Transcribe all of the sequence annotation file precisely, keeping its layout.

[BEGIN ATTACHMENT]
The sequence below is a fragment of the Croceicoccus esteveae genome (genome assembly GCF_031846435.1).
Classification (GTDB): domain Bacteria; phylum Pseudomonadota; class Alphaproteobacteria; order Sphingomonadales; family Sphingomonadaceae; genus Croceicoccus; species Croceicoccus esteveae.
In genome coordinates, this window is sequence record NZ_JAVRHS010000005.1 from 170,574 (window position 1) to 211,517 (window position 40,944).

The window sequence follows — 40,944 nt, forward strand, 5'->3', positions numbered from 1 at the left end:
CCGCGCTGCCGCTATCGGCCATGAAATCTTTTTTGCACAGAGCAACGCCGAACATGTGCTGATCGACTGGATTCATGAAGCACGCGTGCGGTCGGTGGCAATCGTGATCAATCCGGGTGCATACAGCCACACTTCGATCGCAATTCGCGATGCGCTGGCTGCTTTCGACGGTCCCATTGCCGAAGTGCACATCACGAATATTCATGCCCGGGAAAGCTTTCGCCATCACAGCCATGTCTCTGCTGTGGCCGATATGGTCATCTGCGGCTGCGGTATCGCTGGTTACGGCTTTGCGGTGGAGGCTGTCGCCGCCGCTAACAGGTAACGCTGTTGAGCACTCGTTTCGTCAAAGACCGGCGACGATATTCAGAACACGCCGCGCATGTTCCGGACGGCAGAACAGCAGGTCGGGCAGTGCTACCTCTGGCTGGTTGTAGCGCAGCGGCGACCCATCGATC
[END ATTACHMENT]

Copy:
The sequence below is a fragment of the Croceicoccus esteveae genome (genome assembly GCF_031846435.1).
Classification (GTDB): domain Bacteria; phylum Pseudomonadota; class Alphaproteobacteria; order Sphingomonadales; family Sphingomonadaceae; genus Croceicoccus; species Croceicoccus esteveae.
In genome coordinates, this window is sequence record NZ_JAVRHS010000005.1 from 170,574 (window position 1) to 211,517 (window position 40,944).

The window sequence follows — 40,944 nt, forward strand, 5'->3', positions numbered from 1 at the left end:
CCGCGCTGCCGCTATCGGCCATGAAATCTTTTTTGCACAGAGCAACGCCGAACATGTGCTGATCGACTGGATTCATGAAGCACGCGTGCGGTCGGTGGCAATCGTGATCAATCCGGGTGCATACAGCCACACTTCGATCGCAATTCGCGATGCGCTGGCTGCTTTCGACGGTCCCATTGCCGAAGTGCACATCACGAATATTCATGCCCGGGAAAGCTTTCGCCATCACAGCCATGTCTCTGCTGTGGCCGATATGGTCATCTGCGGCTGCGGTATCGCTGGTTACGGCTTTGCGGTGGAGGCTGTCGCCGCCGCTAACAGGTAACGCTGTTGAGCACTCGTTTCGTCAAAGACCGGCGACGATATTCAGAACACGCCGCGCATGTTCCGGACGGCAGAACAGCAGGTCGGGCAGTGCTACCTCTGGCTGGTTGTAGCGCAGCGGCGACCCATCGATC